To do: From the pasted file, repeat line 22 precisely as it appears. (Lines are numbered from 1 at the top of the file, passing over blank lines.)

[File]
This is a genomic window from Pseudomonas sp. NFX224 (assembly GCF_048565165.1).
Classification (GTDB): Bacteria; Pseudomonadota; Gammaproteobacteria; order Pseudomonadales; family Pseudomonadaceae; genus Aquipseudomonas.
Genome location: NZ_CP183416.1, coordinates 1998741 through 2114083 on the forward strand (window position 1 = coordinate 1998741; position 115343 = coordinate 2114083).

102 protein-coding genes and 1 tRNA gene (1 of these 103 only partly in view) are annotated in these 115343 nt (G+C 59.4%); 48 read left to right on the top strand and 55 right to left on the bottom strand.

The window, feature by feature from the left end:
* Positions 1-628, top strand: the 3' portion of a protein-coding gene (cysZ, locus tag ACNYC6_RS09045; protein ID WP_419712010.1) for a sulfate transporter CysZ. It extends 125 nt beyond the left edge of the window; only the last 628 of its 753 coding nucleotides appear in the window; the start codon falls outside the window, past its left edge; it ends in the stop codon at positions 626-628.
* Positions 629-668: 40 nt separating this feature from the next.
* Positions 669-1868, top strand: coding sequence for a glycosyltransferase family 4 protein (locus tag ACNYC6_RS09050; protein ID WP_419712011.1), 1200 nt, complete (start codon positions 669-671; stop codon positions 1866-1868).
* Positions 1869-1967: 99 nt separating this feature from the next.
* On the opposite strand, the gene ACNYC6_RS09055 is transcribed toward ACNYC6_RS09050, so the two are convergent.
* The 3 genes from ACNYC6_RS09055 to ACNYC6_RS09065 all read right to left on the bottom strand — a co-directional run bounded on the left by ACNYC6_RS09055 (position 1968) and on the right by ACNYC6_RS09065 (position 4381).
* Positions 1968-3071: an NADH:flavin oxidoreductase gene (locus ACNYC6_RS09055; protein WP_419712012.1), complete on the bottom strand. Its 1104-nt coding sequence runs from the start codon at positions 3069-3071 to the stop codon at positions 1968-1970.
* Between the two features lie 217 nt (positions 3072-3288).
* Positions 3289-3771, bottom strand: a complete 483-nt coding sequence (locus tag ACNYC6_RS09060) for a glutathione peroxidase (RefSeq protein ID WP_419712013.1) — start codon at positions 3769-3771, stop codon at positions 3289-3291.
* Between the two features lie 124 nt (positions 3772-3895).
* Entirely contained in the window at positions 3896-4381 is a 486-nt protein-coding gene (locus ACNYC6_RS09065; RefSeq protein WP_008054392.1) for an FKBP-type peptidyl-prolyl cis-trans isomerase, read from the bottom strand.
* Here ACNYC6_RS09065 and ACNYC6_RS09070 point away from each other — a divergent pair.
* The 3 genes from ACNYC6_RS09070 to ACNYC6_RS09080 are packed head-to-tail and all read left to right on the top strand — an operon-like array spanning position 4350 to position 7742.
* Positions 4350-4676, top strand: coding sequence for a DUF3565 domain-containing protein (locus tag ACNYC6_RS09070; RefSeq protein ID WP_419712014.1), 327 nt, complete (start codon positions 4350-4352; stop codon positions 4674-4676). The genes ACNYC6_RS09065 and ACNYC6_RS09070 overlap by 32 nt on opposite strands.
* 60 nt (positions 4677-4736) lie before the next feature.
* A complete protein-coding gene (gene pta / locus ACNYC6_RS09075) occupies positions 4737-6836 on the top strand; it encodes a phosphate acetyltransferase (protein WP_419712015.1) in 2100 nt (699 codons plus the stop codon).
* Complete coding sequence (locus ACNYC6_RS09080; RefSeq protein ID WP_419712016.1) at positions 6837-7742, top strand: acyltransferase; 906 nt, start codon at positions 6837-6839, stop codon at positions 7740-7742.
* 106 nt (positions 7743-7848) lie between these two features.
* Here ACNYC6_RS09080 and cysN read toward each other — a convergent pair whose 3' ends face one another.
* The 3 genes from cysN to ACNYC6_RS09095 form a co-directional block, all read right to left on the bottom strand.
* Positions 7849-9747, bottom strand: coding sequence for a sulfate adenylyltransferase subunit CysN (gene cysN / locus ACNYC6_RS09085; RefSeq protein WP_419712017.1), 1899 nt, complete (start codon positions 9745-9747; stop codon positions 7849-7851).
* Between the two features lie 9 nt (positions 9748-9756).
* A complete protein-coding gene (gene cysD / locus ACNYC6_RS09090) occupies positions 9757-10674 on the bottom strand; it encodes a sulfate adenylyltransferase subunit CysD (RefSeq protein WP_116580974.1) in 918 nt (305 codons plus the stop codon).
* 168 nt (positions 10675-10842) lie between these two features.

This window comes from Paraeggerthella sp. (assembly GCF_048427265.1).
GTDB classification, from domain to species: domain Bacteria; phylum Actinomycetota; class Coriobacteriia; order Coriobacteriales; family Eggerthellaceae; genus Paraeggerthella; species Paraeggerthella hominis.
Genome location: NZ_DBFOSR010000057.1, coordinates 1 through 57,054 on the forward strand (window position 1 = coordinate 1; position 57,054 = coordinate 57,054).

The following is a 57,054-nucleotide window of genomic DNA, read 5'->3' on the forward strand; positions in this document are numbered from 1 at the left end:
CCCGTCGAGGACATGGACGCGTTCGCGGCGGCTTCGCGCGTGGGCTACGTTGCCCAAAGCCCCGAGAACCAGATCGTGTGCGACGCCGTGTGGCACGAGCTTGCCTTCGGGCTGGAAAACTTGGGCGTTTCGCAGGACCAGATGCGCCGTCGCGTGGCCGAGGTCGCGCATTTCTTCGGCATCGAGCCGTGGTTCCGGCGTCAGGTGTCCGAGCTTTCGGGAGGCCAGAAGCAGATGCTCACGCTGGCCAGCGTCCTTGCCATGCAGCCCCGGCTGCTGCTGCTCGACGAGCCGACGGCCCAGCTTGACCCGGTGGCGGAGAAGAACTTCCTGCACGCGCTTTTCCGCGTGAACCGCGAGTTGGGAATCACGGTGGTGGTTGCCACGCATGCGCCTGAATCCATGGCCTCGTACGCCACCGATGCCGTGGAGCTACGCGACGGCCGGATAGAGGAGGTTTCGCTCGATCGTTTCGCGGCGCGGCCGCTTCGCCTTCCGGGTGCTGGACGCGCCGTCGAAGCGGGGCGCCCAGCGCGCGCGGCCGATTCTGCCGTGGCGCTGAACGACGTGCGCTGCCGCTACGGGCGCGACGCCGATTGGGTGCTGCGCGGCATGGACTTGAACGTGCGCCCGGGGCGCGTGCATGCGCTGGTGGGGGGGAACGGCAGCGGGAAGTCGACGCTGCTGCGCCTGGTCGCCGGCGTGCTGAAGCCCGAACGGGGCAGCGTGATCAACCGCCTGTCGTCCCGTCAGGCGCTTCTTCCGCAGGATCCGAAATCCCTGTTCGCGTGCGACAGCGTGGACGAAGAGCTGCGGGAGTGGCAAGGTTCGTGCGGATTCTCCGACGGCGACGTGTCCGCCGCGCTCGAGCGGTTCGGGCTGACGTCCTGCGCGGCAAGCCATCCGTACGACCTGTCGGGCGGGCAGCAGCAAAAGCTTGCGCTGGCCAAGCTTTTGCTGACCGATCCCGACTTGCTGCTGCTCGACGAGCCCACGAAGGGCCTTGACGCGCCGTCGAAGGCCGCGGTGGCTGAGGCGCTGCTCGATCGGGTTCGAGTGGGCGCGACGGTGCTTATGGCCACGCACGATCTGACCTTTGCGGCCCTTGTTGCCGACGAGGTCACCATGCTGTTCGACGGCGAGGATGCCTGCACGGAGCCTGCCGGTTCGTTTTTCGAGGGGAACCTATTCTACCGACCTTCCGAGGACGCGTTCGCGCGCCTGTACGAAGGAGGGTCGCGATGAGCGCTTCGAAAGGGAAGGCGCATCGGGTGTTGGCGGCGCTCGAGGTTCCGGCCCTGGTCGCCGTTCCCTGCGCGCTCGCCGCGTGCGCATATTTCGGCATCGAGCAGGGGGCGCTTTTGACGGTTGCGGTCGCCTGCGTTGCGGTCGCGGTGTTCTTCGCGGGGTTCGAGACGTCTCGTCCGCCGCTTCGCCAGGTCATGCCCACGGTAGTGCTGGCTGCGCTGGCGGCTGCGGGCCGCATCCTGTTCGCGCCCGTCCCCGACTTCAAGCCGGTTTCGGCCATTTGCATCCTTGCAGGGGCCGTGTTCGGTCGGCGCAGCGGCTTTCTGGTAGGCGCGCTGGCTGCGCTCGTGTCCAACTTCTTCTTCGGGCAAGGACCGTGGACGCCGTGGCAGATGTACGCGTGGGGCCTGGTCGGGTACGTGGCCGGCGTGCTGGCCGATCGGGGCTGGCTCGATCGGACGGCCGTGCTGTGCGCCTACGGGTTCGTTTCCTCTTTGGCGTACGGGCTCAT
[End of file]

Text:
* Complete coding sequence (locus ACNYC6_RS09080; RefSeq protein ID WP_419712016.1) at positions 6837-7742, top strand: acyltransferase; 906 nt, start codon at positions 6837-6839, stop codon at positions 7740-7742.